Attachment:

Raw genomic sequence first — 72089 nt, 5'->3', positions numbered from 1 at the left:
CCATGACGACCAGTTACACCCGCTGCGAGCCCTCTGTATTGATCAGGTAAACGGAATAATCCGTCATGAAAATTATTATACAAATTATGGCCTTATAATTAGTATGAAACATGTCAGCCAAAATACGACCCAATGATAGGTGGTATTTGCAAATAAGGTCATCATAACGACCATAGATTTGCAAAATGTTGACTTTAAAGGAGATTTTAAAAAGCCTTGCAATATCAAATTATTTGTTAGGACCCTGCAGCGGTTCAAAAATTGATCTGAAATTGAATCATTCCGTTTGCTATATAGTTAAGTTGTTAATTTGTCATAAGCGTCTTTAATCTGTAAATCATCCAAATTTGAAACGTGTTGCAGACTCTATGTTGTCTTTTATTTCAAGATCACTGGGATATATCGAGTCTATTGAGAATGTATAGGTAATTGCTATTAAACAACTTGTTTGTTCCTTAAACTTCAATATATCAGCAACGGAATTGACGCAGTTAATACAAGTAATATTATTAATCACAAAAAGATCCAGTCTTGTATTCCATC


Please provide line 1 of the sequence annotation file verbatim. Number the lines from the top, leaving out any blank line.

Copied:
Raw genomic sequence first — 72089 nt, 5'->3', positions numbered from 1 at the left: